The struggle for independence had brought Marinduque to several uprisings and two war victories, giving the province the limelight chased by both local and foreign historians. Here are 7 Marinduque battles and war incidents you should know and be aware of.
Battle of Libas
Little is known about this Japanese-period battle held in an unknown and untraceable site in Barangay Libas. Some people regard a spacious pastureland to be the site of this battle.
It was on November 25, 1944 when Bombing Squadron 18 (VB-18) flying SB2C-1 Planes, torpedo Squadron 18 (VT-18) flying TBM1-C Planes and Fighter squadron 18 (VF-18) flying F6F-5 Hellcats from the US Carrier Intrepid (CV-11) found and destroyed the Japanese fast transports T.6 and T10 and damaged fast transport T.9 and the escort destroyer take off an island at Balanacan Harbor, Mogpog.
Battle of Massiquise
Up to the present, no study has been made on the origin of “Pulang Lupa” as a place-name which only first appeared on a historical account made by Ramon Madrigal. It is often regarded to as Battle of Massiquisie, in a rice field at the present-day barangay of Masaguisi, where an encounter really happened on September 13, 1900.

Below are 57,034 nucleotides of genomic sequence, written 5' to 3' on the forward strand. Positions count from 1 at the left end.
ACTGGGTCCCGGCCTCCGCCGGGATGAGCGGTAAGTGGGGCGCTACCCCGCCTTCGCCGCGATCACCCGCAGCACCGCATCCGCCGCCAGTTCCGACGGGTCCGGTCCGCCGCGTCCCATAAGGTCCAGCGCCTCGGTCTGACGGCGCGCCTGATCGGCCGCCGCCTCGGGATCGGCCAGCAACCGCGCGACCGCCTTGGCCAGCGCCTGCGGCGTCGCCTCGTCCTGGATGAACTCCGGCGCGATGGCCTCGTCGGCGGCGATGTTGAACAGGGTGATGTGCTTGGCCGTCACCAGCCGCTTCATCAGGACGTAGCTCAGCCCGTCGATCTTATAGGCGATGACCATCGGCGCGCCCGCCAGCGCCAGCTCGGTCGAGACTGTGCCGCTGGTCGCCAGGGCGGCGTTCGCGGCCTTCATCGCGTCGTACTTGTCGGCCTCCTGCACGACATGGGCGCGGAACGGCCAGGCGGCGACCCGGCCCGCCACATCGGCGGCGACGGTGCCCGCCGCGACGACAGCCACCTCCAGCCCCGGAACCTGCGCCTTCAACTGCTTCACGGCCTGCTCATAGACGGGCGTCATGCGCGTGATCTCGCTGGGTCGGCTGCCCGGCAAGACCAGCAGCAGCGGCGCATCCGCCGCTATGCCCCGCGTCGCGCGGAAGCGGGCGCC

Battle of Paye
Marinduque marks the Battle of Paye Day on July 31 which commemorates the revolutionary struggle on the island in 1900 during the Philippine-American War. The Paye episode was described as a “skirmish” in American journals (Wells). Local accounts refer to it as a “battle”. Paye is a sitio of Brgy. Balimbing in Boac’s Ilaya-side.
Battle of Santa Cruz
An ascent to the town, led by Major Charles F. Muir, employed a ‘bush tactic’ or ‘Indian attack’ against Revolutionaries on May 19, 1900. Six Filipinos died which eventually led to the surrender of Gov. Martin Lardizabal to the American government.
Battle of Bintakay
It all happened in June 7, 1897 when Spanish forces collided with an armed group led by Basilio Mendez who employed bamboo cannons and rocks as their attack and defense weapons.
Battle of Kinyaman
The first resistance during the Spanish time was made in March 18, 1897 when Capt. Herminigildo Flores a.k.a. “Kapitan Bindoy”, took Santa Cruz from Capt. Mariano Ricaplaza. Kapitan Bindoy established a provisional revolutionary government in the municipality but it was short-lived. –Marinduquenews.com